Sat in the cinema the other day, waiting to see Charlie Kaufman’s directorial debut Synecdoche, New York, I caught an advertisement for Absolut Vodka. In 60 syrupy and platitudinous seconds, we see a sequence of common transactions such as buying a bus ticket or giving money to a busker. Instead of exchanging money, a hug or a gentle peck on the cheek is given for each service or item bought. The range of people and locations is demographically and geographically balanced, in the heavy-handed, focus-group driven sort of way that only expensive advertisements seem able to achieve: good-looking white 20-somethings buying cinema tickets, an elderly Asian man (included, it seems, to represent some notion of kindly serenity in the midst of poverty) hiring out bicycles on a hot dusty road, two motherly Scandinavian-looking women in a market, hugging each other as one hands the other a great big fish. The colour palette of the film is graded in mute, pale tones – the sort that seem intended to convey artsy sensitivity, or, in their washed-out colouring, careworn memories. Accompanying the ad is a wretchedly cloying version of ‘Money Makes the World Go Round’; all cute electronic burbles, sickly sweet female vocals and bloodless, indie-ish guitar riffs. Worst of all, the final icky chorus of the song sounds as if it’s sung by a small child, presumably far too young to consume the gut-rottingly strong spirit the ad is selling.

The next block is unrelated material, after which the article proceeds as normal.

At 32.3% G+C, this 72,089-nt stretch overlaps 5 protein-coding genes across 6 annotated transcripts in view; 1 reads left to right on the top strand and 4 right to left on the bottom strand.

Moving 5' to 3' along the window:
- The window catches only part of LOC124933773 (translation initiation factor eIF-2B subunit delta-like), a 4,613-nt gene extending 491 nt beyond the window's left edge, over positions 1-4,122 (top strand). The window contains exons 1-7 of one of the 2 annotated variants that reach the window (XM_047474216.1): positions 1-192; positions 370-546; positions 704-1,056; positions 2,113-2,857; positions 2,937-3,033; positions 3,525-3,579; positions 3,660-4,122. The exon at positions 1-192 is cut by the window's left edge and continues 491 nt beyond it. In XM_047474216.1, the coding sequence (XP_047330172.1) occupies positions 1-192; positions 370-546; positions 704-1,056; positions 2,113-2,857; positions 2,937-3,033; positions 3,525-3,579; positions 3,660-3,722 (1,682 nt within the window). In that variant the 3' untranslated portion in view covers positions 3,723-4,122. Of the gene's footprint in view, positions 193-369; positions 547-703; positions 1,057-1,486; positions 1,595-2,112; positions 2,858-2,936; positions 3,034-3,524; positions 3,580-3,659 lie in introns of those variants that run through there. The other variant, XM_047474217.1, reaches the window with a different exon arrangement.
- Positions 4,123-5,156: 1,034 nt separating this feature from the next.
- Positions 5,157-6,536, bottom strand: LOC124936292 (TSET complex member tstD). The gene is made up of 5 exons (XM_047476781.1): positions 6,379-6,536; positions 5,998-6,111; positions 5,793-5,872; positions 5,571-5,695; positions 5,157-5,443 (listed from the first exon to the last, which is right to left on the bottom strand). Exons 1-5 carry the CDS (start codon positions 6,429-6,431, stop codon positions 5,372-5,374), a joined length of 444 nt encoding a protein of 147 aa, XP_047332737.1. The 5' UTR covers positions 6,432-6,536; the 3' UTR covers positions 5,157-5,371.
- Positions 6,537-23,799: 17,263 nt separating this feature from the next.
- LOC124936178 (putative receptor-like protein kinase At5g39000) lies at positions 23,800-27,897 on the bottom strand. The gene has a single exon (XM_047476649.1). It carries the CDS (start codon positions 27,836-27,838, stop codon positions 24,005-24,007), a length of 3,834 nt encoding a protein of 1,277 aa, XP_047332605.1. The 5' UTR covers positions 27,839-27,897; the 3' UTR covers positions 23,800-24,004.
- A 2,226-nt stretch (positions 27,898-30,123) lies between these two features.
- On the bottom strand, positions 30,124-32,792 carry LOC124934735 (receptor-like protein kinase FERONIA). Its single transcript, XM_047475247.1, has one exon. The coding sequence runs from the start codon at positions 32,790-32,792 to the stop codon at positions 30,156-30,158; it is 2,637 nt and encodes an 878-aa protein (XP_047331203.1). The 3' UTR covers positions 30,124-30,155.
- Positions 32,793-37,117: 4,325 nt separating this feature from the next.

As the film trailers continued, I thought about how the Absolut advertisement is the just the latest in a line of commercials released over the last few years – including the ‘bouncing balls’ (below) and ‘paint’ ads for Sony Bravia, Ford Mondeo’s floating cars, the rainbow and dance films for Orange, and Barclaycard’s rather more self-consciously bathetic urban waterslide – that form something of an advertising subgenre. Each ad presents a scenario in which we see a number of supposedly ordinary people, in everyday situations, either directly engaged with, or witnessing, some form of extraordinary activity or phenomena; millions of small, coloured balls inexplicably bouncing down the hills of San Francisco; cars floating from balloons above city streets; a household chore that turns into a graceful ballet across sun-dappled lawns; the inhabitants of a local community running a relay race through their streets with rainbow-coloured streamers. Invariably accompanying these ‘magic-realist-lite’ scenarios are emotively epic or gently melancholy songs designed to ramp-up the levels of pathos in the ad. They function as a kind of signal jamming device that helps detach our emotions from the product in question, and reattach our feelings about the brand to some woolly, warm, vague notions of innocent creativity, big ‘life moments’ (birth, marriage, having kids – no death though), community spiritedness and global harmony. Sat in front of the big screen, I slurped on my lemonade and wondered just what it was that these commercials were trying to convey. ‘Don’t worry!’ they seem to be saying. ‘Cars, mobile phones, banks and mass-produced spirits are just like animals, trees and fun, creative, homespun games with your neighbours – they are your friends!’